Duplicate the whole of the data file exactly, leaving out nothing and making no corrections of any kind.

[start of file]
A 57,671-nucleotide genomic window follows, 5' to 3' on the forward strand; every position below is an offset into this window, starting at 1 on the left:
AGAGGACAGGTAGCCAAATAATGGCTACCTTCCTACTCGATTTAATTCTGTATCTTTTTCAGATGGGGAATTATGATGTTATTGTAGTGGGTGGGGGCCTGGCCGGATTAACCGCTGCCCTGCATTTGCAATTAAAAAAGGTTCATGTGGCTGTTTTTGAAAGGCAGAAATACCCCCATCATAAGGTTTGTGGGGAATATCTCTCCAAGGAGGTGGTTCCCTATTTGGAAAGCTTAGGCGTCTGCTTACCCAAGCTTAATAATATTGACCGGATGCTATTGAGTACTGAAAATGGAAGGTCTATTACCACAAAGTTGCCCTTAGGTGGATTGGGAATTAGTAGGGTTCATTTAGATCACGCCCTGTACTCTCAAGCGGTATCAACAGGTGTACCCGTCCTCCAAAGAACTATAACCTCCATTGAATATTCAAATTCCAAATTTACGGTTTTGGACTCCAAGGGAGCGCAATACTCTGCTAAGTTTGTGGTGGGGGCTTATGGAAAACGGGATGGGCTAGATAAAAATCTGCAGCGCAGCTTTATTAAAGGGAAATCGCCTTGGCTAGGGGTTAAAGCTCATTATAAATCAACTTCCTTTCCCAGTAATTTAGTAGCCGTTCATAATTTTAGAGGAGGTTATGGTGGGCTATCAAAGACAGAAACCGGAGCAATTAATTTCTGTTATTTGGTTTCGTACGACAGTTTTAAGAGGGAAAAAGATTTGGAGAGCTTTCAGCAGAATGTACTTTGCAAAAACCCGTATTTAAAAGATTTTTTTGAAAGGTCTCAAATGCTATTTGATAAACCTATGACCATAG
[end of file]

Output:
A 57,671-nucleotide genomic window follows, 5' to 3' on the forward strand; every position below is an offset into this window, starting at 1 on the left:
AGAGGACAGGTAGCCAAATAATGGCTACCTTCCTACTCGATTTAATTCTGTATCTTTTTCAGATGGGGAATTATGATGTTATTGTAGTGGGTGGGGGCCTGGCCGGATTAACCGCTGCCCTGCATTTGCAATTAAAAAAGGTTCATGTGGCTGTTTTTGAAAGGCAGAAATACCCCCATCATAAGGTTTGTGGGGAATATCTCTCCAAGGAGGTGGTTCCCTATTTGGAAAGCTTAGGCGTCTGCTTACCCAAGCTTAATAATATTGACCGGATGCTATTGAGTACTGAAAATGGAAGGTCTATTACCACAAAGTTGCCCTTAGGTGGATTGGGAATTAGTAGGGTTCATTTAGATCACGCCCTGTACTCTCAAGCGGTATCAACAGGTGTACCCGTCCTCCAAAGAACTATAACCTCCATTGAATATTCAAATTCCAAATTTACGGTTTTGGACTCCAAGGGAGCGCAATACTCTGCTAAGTTTGTGGTGGGGGCTTATGGAAAACGGGATGGGCTAGATAAAAATCTGCAGCGCAGCTTTATTAAAGGGAAATCGCCTTGGCTAGGGGTTAAAGCTCATTATAAATCAACTTCCTTTCCCAGTAATTTAGTAGCCGTTCATAATTTTAGAGGAGGTTATGGTGGGCTATCAAAGACAGAAACCGGAGCAATTAATTTCTGTTATTTGGTTTCGTACGACAGTTTTAAGAGGGAAAAAGATTTGGAGAGCTTTCAGCAGAATGTACTTTGCAAAAACCCGTATTTAAAAGATTTTTTTGAAAGGTCTCAAATGCTATTTGATAAACCTATGACCATAG